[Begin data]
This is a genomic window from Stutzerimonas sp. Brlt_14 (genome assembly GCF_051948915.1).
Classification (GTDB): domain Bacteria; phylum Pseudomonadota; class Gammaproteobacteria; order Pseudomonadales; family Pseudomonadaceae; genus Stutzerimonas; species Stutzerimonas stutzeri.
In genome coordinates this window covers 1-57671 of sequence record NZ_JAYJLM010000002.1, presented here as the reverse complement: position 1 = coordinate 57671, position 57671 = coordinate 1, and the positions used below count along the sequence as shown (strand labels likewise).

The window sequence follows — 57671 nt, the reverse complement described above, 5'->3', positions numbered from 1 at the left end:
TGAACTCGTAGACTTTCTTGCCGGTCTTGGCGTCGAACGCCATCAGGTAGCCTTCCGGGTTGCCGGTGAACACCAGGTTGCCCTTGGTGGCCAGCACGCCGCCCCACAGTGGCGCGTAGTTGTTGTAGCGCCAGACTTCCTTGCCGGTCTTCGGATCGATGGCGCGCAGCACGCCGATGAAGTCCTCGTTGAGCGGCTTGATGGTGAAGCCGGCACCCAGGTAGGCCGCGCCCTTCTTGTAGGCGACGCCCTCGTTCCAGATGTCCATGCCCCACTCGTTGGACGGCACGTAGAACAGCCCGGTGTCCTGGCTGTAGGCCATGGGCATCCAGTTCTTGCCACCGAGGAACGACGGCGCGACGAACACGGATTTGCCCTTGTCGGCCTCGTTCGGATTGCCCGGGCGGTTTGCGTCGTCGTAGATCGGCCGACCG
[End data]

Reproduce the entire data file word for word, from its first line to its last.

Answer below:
This is a genomic window from Stutzerimonas sp. Brlt_14 (genome assembly GCF_051948915.1).
Classification (GTDB): domain Bacteria; phylum Pseudomonadota; class Gammaproteobacteria; order Pseudomonadales; family Pseudomonadaceae; genus Stutzerimonas; species Stutzerimonas stutzeri.
In genome coordinates this window covers 1-57671 of sequence record NZ_JAYJLM010000002.1, presented here as the reverse complement: position 1 = coordinate 57671, position 57671 = coordinate 1, and the positions used below count along the sequence as shown (strand labels likewise).

The window sequence follows — 57671 nt, the reverse complement described above, 5'->3', positions numbered from 1 at the left end:
TGAACTCGTAGACTTTCTTGCCGGTCTTGGCGTCGAACGCCATCAGGTAGCCTTCCGGGTTGCCGGTGAACACCAGGTTGCCCTTGGTGGCCAGCACGCCGCCCCACAGTGGCGCGTAGTTGTTGTAGCGCCAGACTTCCTTGCCGGTCTTCGGATCGATGGCGCGCAGCACGCCGATGAAGTCCTCGTTGAGCGGCTTGATGGTGAAGCCGGCACCCAGGTAGGCCGCGCCCTTCTTGTAGGCGACGCCCTCGTTCCAGATGTCCATGCCCCACTCGTTGGACGGCACGTAGAACAGCCCGGTGTCCTGGCTGTAGGCCATGGGCATCCAGTTCTTGCCACCGAGGAACGACGGCGCGACGAACACGGATTTGCCCTTGTCGGCCTCGTTCGGATTGCCCGGGCGGTTTGCGTCGTCGTAGATCGGCCGACCG